The National Institute for Health and Clinical Excellence (NICE)'s Citizens Council will this week examine the issue of discounting - the way in which NICE should value and calculate health benefits over a very long period of time.
How future health is valued over a long period, and determining the costs associated with treatments providing long-term benefits, are "tricky" questions and "exactly the sort of issue about which NICE wants the public's viewpoint," said the Institute’s chairman, Sir Michael Rawlins, speaking ahead of the Citizens Council's annual meeting in London this week.
Discounting is an important issue for NICE, because one of the Institute's "key functions is to assess whether the NHS should provide new treatments based on the value for money which that particular treatment provides for the NHS based on its benefits for patients and cost," said Sir Michael.
On rare occasions, NICE may assess drugs that provide a lifelong health benefit to patients after only a short course of medication, and this scenario can present particular issues for NICE committees because of the way that generally-accepted economic methods determine how health benefits are valued and calculated over a very long period of time, he added.
As part of its examination of discounting, the Citizens Council will be asked to consider issues such as people's tendency to prefer to have the benefit of "items" - or in this case benefits to their health - as soon as possible, rather than waiting to receive that benefit at some point in the future, Sir Michael went on.
"Also, if the main cost of a treatment occurs in the future, then we need to calculate how much the equivalent value is today. To do this, the cost needs to be adjusted by a certain amount which is called the discount rate," he said.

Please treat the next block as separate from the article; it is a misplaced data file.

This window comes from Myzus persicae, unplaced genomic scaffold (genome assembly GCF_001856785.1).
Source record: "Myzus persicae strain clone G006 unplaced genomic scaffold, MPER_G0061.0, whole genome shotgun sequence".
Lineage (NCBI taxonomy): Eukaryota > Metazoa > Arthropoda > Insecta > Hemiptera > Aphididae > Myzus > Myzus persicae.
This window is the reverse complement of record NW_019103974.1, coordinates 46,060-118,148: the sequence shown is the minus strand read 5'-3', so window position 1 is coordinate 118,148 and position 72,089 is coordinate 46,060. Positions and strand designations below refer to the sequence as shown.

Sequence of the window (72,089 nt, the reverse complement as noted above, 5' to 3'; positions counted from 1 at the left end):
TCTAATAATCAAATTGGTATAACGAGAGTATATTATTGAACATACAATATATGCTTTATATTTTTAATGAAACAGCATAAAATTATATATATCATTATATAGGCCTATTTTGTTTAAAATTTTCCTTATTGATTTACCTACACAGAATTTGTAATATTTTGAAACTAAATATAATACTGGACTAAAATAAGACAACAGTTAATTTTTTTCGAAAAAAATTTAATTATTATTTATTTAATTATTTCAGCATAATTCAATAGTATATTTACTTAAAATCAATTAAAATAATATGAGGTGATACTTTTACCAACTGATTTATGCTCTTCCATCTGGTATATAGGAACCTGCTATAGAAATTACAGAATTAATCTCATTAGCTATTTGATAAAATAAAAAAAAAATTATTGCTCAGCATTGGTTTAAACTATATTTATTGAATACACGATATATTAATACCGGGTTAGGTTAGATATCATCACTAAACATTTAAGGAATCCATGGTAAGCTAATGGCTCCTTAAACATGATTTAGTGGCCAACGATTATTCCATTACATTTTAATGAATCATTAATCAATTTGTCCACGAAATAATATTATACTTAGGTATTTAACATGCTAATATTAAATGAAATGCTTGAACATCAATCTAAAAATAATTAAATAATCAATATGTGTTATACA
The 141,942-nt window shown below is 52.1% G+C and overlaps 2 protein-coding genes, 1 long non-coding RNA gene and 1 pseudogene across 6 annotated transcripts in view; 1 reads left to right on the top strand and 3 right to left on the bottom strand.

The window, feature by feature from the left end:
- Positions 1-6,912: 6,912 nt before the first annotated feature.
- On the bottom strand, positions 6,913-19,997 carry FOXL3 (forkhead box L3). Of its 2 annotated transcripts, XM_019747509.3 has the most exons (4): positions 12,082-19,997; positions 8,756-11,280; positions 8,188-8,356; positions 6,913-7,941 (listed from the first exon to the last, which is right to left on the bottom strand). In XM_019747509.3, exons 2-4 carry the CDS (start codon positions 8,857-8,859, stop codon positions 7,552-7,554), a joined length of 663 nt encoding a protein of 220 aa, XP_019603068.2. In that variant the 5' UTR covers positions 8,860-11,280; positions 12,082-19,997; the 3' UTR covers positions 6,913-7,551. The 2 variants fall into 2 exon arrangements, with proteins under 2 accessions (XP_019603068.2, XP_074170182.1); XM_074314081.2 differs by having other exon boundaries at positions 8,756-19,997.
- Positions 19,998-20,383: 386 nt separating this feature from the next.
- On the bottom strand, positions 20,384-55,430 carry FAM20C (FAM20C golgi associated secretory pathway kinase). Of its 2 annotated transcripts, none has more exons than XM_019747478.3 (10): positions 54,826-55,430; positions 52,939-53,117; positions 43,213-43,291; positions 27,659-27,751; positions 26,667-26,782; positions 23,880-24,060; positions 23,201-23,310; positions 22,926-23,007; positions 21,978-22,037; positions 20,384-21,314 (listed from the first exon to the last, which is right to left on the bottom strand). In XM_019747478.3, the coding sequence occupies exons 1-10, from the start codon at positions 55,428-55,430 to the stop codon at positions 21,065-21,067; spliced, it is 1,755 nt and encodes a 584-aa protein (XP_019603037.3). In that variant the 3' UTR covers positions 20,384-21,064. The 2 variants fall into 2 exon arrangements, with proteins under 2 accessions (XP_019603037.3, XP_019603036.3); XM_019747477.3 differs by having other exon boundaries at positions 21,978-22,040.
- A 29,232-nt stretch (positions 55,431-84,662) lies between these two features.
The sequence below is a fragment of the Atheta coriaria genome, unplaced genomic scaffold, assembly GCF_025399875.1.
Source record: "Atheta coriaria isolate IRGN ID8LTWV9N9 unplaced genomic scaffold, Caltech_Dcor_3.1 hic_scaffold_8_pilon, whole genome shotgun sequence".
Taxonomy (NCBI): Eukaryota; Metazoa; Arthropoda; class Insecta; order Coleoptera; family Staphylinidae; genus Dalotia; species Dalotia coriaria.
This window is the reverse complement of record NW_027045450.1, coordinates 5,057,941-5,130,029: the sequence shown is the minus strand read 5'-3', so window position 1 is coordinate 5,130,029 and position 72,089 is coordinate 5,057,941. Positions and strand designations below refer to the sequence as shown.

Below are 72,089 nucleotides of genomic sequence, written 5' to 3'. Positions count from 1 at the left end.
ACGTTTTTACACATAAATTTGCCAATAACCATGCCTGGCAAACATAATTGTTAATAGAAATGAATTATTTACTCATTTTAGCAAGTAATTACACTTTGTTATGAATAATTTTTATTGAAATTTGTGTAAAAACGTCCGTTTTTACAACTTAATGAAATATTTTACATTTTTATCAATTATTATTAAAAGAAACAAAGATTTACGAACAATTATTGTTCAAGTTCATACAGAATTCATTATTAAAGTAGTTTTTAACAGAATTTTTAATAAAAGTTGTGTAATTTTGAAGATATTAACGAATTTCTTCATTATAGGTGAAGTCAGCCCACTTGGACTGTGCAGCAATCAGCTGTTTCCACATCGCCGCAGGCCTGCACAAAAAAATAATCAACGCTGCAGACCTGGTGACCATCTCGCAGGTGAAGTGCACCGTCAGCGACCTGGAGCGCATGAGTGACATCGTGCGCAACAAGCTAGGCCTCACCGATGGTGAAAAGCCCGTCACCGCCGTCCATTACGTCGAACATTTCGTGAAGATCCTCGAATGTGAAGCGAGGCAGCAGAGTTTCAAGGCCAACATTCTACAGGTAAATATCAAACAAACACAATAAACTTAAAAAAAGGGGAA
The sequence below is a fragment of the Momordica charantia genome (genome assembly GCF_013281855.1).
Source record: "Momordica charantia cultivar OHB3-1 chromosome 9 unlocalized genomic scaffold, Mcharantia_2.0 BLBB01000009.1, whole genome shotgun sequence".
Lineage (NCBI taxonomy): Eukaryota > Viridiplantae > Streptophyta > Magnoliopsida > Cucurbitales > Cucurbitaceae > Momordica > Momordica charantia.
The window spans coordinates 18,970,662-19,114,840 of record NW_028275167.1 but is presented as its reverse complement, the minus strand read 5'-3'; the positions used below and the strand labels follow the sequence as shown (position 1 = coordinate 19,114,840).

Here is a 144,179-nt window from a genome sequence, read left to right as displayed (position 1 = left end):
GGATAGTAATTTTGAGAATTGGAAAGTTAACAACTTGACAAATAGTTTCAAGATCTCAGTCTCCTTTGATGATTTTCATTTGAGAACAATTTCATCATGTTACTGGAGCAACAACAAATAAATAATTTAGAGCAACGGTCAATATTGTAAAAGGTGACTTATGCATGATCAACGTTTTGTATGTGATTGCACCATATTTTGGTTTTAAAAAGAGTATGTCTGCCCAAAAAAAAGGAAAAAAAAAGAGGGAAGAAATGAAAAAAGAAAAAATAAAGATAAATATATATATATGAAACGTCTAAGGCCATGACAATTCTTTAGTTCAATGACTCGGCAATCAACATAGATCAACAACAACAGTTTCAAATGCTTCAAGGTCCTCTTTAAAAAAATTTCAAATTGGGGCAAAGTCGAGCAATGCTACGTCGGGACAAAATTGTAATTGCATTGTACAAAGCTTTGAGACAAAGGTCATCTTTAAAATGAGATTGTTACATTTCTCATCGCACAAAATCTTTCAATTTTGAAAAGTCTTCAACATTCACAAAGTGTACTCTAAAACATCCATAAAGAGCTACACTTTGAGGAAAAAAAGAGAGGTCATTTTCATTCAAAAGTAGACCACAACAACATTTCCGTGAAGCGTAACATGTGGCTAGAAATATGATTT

"The Citizens Council will be asked to consider how different views on valuing future health benefits and costs translate into different discount rates, and how this affects conclusions on whether a new treatment could be considered cost-effective or not," said Sir Michael.
A report on the Citizens' Council's views will appear on the NICE website for public comment, before the Council submits a report to the NICE Board setting out its findings.
- Last month, in a reversal of a previous negative Final Appraisal Determination (FAD), NICE published guidance recommending the use of Takeda's Mepact (mifamurtide) as a treatment for young patients with osteosarcoma, provided the drug is made available to the NHS at reduced cost under a patient access scheme (PAS).
NICE chief executive Sir Andrew Dillon said at the time that only a small number of patients can benefit from Mepact, but the benefits which they do gain continue over the rest of their lives, effectively being a cure. This situation had presented "specific methodological issues" for the Institute's independent appraisal committee regarding the way health benefits are valued and calculated over a very long period of time, and the process had included a clarification from the NICE Board on how discounting is applied in such cases, he added.